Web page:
Not so very long ago I brought a thing to your attention, namely the intentions of writer, scientician and internet user The Rogue Verbumancer to begin a monthly writing challenge via his blog. Every month he will post a picture, and every month The People of The Internet are invited to do a piece of writing around it, 1000 words or so in length. My one for September will follow momentarily; but you should read the other entries too. Only today Lord Verbumancer has linked to them all on his page.
Also before I post this, a disclaimer: I am so out of practice with short stories after all the novelling I’ve sort of forgotten how to do them – they generally read like a chapter from a book now. I don’t think this one does, but I’ve been wrong before. Captain Tact is the only other human to read it so far, and he pronounced it ‘weird’. I’m not sure whether that is good, bad or indifferent. If anyone has any further feedback, you know where the comments box is.
Anyway, here is my take on Grenade in the Rain.
Her eyes are damp under the yellow hood, standard issue for women in her sector. The plastic reflects off her pale skin, giving an impression of jaundice – or maybe she’s just jaundiced. Nobody is as healthy as they used to be.
Rivulets of water run down over her shoulders and the ends of her hair are damp, but her face is mostly dry – except for the eyes. That means she’s conflicted.
If she’s uncertain enough, there might still be a chance.
“Fiona,” I croak helplessly, gesturing to the bloody mess of my knee in a bid to win some sympathy, “don’t. I won’t be able to run.”
She glances, disinterested, over the jumble of shrapnel and bone. She shakes her head.
In a sudden, violent movement she raises the grenade in her right hand and goes to pull the pin. I flinch then curl, adopting a dignified foetal position for my last few seconds on the planet; when her face splits in two and a huge cackle emerges from her cracked lips.
“Your face,” is all she can manage, her shoulders shaking with silent laughter, “the look on your face.”
I relax. Then annoyance surges through me and I try to jump to my feet, to run forward and throttle her, or hug her, or both… but the damaged leg feels like it’s on fire. I slip uselessly on the cobbles, landing on my bad hip. It explodes in sparks of pain that crackle over the backs of my eyelids. This means I fail to notice the figure behind the yellow ghost in the rain.
It means I fail to issue a warning shout.
The grenade is still in her hand, so all the guard has to do is reach round her and pull the pin. His face is obscured by the standard issue gas mask, but I’m sure he’s smiling under there. The guards enjoy their work.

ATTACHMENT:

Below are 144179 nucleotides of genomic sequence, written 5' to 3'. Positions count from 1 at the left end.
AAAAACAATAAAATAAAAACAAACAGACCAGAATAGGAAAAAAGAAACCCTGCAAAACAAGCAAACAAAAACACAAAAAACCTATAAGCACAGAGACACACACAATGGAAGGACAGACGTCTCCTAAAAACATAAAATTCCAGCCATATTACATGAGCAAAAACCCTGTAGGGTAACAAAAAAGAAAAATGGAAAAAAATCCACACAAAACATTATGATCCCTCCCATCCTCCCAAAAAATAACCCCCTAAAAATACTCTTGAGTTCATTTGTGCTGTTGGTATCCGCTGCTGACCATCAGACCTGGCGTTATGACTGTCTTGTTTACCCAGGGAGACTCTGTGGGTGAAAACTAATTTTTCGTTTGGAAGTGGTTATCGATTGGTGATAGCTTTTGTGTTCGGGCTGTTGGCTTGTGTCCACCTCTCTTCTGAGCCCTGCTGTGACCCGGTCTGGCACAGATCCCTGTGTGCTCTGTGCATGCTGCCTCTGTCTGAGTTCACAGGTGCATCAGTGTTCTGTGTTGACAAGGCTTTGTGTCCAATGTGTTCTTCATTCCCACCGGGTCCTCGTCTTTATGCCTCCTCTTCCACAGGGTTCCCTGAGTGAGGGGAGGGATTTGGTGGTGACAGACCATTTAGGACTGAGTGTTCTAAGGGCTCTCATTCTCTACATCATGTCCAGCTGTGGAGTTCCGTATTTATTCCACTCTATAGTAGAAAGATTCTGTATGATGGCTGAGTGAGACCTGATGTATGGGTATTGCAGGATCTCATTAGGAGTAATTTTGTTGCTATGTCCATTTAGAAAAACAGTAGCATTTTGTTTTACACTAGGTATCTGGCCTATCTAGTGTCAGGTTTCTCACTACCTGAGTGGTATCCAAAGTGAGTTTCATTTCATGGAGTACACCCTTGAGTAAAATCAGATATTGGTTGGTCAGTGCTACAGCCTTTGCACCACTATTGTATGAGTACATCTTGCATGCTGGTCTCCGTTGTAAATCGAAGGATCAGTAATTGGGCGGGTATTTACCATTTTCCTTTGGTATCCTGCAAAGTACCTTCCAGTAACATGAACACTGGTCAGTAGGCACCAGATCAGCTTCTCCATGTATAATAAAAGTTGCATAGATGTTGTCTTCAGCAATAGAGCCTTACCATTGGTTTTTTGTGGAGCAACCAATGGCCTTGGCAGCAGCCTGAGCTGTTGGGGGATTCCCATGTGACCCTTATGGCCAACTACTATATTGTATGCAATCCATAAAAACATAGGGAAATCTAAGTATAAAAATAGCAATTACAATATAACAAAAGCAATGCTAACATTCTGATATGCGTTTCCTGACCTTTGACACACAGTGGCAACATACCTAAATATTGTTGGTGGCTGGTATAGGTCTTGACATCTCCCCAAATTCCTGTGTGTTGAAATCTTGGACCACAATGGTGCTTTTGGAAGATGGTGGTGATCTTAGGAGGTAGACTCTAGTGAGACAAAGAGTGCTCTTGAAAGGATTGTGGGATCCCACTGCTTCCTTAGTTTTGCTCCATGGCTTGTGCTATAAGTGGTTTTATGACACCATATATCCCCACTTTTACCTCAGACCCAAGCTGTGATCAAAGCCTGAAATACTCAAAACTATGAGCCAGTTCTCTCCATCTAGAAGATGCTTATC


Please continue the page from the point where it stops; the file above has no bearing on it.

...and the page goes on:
Fiona’s eyes meet mine in the split second before the blast. They seem confused and hurt. She thinks I signalled him. She thinks I’ve betrayed her.
“I didn’t-” I begin to shout, before everything goes dark.
* * *
When I open my eyes, the cobbles have swapped themselves for a carpet of mossy stuff. It might even be moss, I guess. I’ve never seen any in real life. A bright stream of sunshine hits my retinas and I swear in pain. There hasn’t been this much natural light in decades.
I hear a giggle and turn my head to see Fiona sitting cross legged beside me. She has a bunch of impossibly large daisies in her lap and is threading them together to make a necklace.
I’ve only ever seen daisies in picture books.
“I’m hallucinating?” I suggest thickly. It wouldn’t be the first time.
I pull myself into a sitting position and double take at the sight of my knee. It’s totally healed, which is impossible. I’ve seen people lose legs from hits that weren’t as severe as mine.
Fiona smiles and shakes her head. I notice her fingernails are green from piercing the flower stems. Green fingers, I think vaguely, that phrase was in the daisy book. It was by some florist from Europe before the Amalgamation… Captain Titchmarsh?
I shake my head in an attempt to focus. It’s hard, because mostly all I feel is a sensation of drowsy contentment.
“Are we dead?”
I raise an eyebrow, about to come back with what would undoubtedly have been an extremely witty retort – but get sidetracked by the sight of a flash of white walking round what used to be the YWCA building. It now appears to be an orchard.
I narrow my eyes at my companion. She has finished her daisy chain and is now wearing it as a crown, looking around for something else to do.